# Message #2316

From: Don Hatch <hatch@plunk.org>

Subject: Re: [MC4D] Re: Hyperbolic Honeycomb {7,3,3}

Date: Fri, 06 Jul 2012 03:47:22 -0400

On Fri, Jul 06, 2012 at 06:37:50AM -0000, Andrey wrote:

>

>

> Hi, Don

>

> 1) you are right - cutting segments in {3*} may be shorter, or longer, or

> equal to remaining sides of trilateral. If you build it from {6,4} they

> will be exactly equal.

> BTW, my calculations show that dihedral angle of {3*,3} based on this face

> is acos(2/3)=48.19 deg - somewhere between 2*pi/8 and 2*pi/7.

Ah okay, it took me a few minutes to realize the significance of that.

That tells me that if we started with a {3,3} cell of the {3,3,7}

(which is what I was assuming)

we will NOT get a regular hexagon

(since the dihedral angle of that cell is exactly 2*pi/7),

in fact we will not get a regular hexagon

when starting with any {3,3,n}

(since the dihedral angle of the cell would be 2*pi/n).

That’s disappointing.

So when starting with {3,3,7}, the hexagon isn’t regular…

but I’m still not sure which edges are longer and which are shorter.

(And I guess whichever it is for {3,3,7},

it will be the opposite for all {3,3,n>=8}, since the switchover

is somewhere between 2*pi/8 and 2*pi/7…

assuming some kind of monotonicity, which seems likely.)

>

> 2) Yes, take {6,4}, then paint one hexagon, then paint every second its

> neighbour, and repeat process. You’ll get an example of {3*} this way.

Ah right, good. That’s the 2d face of it…

Okay… and I was wondering if the same process could be used in 3d, to find

your 3d convex object (I think you’re calling it {3*,3})

directly, as a sub-structure of some more "ordinary" uniform honeycomb.

But given the answer to 1), I think probably not.

> And funny thing - if you do it with 3D model of {6,4} based on truncated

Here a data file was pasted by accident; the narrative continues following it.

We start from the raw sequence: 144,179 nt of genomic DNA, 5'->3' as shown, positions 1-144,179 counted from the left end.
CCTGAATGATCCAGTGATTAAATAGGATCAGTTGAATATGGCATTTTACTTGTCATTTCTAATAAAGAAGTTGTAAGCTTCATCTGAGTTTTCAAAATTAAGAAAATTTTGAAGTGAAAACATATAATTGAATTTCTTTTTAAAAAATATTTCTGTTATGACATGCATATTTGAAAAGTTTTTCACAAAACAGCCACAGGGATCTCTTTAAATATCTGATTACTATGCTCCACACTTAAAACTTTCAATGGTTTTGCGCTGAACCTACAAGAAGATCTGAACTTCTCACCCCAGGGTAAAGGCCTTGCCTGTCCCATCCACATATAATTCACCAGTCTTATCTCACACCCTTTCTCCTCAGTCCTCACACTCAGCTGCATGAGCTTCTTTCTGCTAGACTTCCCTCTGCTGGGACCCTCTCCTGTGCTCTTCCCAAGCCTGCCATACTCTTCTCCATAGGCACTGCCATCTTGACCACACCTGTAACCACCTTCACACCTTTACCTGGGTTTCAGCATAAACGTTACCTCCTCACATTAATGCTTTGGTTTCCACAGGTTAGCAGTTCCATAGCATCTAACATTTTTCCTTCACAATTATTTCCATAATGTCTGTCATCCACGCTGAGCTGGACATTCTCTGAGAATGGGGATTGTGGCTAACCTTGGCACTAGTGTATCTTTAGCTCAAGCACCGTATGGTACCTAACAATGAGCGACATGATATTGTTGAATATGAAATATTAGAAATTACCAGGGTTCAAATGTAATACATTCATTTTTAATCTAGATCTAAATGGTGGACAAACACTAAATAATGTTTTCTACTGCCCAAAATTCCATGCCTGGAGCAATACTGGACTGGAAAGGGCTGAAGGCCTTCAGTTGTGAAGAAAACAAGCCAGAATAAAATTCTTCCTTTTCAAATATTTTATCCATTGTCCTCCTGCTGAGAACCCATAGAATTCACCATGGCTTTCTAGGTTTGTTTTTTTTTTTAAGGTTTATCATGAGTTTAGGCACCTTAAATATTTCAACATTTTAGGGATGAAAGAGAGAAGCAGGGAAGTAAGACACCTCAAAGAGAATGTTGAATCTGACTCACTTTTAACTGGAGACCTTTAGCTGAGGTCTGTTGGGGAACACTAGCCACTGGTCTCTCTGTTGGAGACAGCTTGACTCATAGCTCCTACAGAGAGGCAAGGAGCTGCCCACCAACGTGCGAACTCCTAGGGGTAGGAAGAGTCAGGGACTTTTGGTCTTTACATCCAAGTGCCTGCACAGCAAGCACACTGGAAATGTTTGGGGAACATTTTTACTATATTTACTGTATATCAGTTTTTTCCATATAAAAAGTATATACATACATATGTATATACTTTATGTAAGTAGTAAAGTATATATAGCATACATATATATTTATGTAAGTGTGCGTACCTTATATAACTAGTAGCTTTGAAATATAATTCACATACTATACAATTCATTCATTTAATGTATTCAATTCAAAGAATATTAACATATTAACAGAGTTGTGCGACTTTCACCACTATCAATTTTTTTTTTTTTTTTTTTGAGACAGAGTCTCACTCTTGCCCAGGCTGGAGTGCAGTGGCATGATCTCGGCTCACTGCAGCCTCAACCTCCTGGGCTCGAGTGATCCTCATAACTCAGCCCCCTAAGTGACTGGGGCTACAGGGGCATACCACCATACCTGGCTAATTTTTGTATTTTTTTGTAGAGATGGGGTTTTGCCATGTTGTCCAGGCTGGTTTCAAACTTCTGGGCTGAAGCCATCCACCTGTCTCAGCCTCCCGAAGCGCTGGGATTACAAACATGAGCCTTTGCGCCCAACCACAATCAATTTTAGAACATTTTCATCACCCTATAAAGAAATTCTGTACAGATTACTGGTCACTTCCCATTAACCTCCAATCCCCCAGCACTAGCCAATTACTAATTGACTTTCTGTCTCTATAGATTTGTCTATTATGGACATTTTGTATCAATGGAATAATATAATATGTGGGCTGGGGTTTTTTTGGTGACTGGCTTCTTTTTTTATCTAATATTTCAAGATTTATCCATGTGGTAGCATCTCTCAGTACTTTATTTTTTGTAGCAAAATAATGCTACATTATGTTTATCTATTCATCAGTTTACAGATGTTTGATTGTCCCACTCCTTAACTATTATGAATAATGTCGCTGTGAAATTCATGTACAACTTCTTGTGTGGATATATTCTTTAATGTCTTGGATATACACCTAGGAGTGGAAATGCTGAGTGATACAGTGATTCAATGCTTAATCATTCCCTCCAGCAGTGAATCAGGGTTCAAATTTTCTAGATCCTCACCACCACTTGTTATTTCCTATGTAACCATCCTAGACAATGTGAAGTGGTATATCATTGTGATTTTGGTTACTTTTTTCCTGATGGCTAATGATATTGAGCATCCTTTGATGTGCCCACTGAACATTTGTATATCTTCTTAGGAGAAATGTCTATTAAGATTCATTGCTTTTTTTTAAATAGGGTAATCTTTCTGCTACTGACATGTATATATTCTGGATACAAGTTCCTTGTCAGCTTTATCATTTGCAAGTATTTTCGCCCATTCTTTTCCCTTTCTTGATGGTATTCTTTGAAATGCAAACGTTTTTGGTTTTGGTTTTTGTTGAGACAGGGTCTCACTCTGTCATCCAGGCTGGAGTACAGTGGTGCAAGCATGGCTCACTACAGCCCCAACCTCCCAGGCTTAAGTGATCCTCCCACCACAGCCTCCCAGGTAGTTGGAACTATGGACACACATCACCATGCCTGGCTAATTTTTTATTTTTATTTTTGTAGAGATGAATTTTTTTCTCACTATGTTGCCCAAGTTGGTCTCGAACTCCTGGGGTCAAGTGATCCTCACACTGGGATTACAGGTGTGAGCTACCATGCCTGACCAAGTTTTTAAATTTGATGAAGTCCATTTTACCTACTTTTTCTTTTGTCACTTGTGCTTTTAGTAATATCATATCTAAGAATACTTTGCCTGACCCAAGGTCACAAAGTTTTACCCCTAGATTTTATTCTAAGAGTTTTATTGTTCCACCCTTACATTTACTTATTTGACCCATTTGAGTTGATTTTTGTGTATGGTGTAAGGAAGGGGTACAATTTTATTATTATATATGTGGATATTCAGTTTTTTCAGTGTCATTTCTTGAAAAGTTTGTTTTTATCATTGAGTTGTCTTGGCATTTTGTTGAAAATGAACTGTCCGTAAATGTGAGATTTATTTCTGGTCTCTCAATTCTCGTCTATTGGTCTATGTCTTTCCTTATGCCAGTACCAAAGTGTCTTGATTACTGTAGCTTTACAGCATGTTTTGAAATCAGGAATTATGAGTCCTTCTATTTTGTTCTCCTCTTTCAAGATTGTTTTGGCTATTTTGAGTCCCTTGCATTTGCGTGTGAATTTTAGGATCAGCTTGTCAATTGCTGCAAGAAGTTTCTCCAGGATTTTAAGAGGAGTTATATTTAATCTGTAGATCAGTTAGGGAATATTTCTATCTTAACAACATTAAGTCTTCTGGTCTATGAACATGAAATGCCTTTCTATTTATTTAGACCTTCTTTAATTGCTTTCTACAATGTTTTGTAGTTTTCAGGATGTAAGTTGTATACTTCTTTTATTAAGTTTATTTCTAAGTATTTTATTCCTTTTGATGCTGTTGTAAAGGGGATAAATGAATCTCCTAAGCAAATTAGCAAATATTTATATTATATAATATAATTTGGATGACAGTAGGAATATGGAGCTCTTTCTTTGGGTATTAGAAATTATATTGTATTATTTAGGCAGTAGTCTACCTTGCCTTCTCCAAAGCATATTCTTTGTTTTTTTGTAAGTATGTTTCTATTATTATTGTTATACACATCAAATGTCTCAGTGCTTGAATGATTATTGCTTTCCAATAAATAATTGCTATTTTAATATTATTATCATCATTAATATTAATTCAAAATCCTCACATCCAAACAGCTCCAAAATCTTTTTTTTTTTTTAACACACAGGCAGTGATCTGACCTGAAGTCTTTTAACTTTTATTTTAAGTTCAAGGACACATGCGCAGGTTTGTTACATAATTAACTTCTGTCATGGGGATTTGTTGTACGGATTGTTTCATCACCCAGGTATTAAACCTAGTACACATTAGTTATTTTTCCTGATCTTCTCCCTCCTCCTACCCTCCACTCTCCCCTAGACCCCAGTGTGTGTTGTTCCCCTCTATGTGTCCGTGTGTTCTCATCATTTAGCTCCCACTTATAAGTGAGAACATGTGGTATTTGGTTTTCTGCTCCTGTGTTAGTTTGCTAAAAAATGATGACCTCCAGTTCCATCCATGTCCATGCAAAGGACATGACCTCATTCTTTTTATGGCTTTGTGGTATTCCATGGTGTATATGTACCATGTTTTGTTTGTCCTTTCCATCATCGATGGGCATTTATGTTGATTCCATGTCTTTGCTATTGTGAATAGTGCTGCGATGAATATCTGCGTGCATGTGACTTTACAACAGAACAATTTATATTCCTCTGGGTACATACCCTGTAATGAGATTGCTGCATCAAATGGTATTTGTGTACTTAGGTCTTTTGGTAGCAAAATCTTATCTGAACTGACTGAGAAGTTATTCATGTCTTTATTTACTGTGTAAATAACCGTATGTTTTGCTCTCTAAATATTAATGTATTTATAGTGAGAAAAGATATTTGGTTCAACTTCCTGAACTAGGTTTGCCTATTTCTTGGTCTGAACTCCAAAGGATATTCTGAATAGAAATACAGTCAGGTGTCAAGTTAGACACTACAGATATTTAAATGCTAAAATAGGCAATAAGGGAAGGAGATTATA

> octahedra honeycomb, you’ll get finite object - eight faces of one cell.

>

> 3) In H2 answer is probably yes. And somehow graph of copies of {3*} will

> be the same regular 3-tree as a graph of hexagons of {3*}. I think that

> you can fill H3 with copies of {3*,3} (cut form cell of {3,3,n}) without

> overlapping, but not sure if the way from one copy to each other will take

> finite number of steps.

>

> And I called this object "fractal" but in reality it’s not - it is regular

> object that has exactly one scale. We see it as fractal when try to draw

> it on the Poincare disk, but it’s just a result of our projection.

Yes, good point.

Don

>

> Andrey

>

> — In 4D_Cubing@yahoogroups.com, Don Hatch <hatch@…> wrote:

> >

> > Hi Andrey,

> >

> > Okay, I finally get it (yes, I’m aware this is the 4th time I’ve said

> > that– this time for sure!). The picture really helped; thanks.

> > So this convex fractal object you’re talking about– it’s actually

> > contained in just one {3,3} of the {3,3,7}.

> >

> > It’s surprising to me (although maybe it shouldn’t be)

> > that "most" of what’s going on in one of the {3,3}’s

> > is in each of the small-looking corners of it,

> > which are in reality infinitely bigger than the big-looking middle part.

> > This line of thinking really brings that fact to light.

> >

> > It’s also really strange that this thing is convex.

> > That seems, intuitively, to contradict the fact that it’s got fat parts

> > and skinny parts separating the fat parts…

> > in euclidean space this would be a contradiction,

> > but in hyperbolic space, apparently it isn’t.

> > It’s an interesting thing to meditate on.

> > I wonder if there’s some stronger notion of convexity

> > formalizing this intuitive notion. Something like the following

> > additional condition:

> > whenever you tie a string around the object,

> > it should be possible to continuously slide

> > the string off the object without stretching it.

> > (Your convex object would fail to meet this criterion.)

> >

> > Questions remaining in my mind about this object:

> > (1) You refer to the hexagon edges formed by truncation as the "short

> sides"–

> > maybe it’s obvious, but it’s not clear to me at this point

> > whether they are shorter or longer than the other sides (the remainders

> > of the edges that got truncated)… or maybe even equal,

> > making it a regular hexagon. Is it obvious to you? If so, how?

> > (2) Can the object be formed by erasing some parts

> > of some other more familiar uniform honeycomb?

> > (like Nan obtained the picture of the {3,ultrainfinity}

> > by erasing some of the edges of the {6,4})

> > (3) If you reflect the object about each of its faces

> > to form a kaleidescope, do the copies of the object tile

> > all of H3? Or does it still leave some regions empty?

> >

> > Don

> >

>

>

–

Don Hatch

hatch@plunk.org

http://www.plunk.org/~hatch/